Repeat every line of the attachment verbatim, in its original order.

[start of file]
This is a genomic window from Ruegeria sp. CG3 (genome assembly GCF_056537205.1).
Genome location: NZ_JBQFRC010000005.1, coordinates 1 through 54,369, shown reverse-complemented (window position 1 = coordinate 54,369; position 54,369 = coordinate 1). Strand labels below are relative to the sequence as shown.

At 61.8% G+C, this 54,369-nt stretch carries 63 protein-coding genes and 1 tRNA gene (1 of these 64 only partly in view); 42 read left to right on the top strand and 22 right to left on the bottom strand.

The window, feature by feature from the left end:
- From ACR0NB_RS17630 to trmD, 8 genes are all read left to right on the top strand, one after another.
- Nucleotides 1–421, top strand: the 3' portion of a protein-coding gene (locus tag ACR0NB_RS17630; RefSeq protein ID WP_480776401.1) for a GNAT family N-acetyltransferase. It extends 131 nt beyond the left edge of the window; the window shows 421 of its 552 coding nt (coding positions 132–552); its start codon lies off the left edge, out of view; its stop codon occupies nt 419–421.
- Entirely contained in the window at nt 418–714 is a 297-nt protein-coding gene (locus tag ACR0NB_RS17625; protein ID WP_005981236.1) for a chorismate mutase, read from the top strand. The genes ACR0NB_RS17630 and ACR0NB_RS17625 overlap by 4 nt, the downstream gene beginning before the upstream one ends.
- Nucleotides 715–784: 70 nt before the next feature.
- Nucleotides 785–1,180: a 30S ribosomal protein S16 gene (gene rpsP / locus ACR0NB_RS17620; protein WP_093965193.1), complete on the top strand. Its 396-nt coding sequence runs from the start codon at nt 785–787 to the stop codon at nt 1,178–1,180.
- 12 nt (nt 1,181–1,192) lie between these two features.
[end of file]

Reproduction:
This is a genomic window from Ruegeria sp. CG3 (genome assembly GCF_056537205.1).
Genome location: NZ_JBQFRC010000005.1, coordinates 1 through 54,369, shown reverse-complemented (window position 1 = coordinate 54,369; position 54,369 = coordinate 1). Strand labels below are relative to the sequence as shown.

At 61.8% G+C, this 54,369-nt stretch carries 63 protein-coding genes and 1 tRNA gene (1 of these 64 only partly in view); 42 read left to right on the top strand and 22 right to left on the bottom strand.

The window, feature by feature from the left end:
- From ACR0NB_RS17630 to trmD, 8 genes are all read left to right on the top strand, one after another.
- Nucleotides 1–421, top strand: the 3' portion of a protein-coding gene (locus tag ACR0NB_RS17630; RefSeq protein ID WP_480776401.1) for a GNAT family N-acetyltransferase. It extends 131 nt beyond the left edge of the window; the window shows 421 of its 552 coding nt (coding positions 132–552); its start codon lies off the left edge, out of view; its stop codon occupies nt 419–421.
- Entirely contained in the window at nt 418–714 is a 297-nt protein-coding gene (locus tag ACR0NB_RS17625; protein ID WP_005981236.1) for a chorismate mutase, read from the top strand. The genes ACR0NB_RS17630 and ACR0NB_RS17625 overlap by 4 nt, the downstream gene beginning before the upstream one ends.
- Nucleotides 715–784: 70 nt before the next feature.
- Nucleotides 785–1,180: a 30S ribosomal protein S16 gene (gene rpsP / locus ACR0NB_RS17620; protein WP_093965193.1), complete on the top strand. Its 396-nt coding sequence runs from the start codon at nt 785–787 to the stop codon at nt 1,178–1,180.
- 12 nt (nt 1,181–1,192) lie between these two features.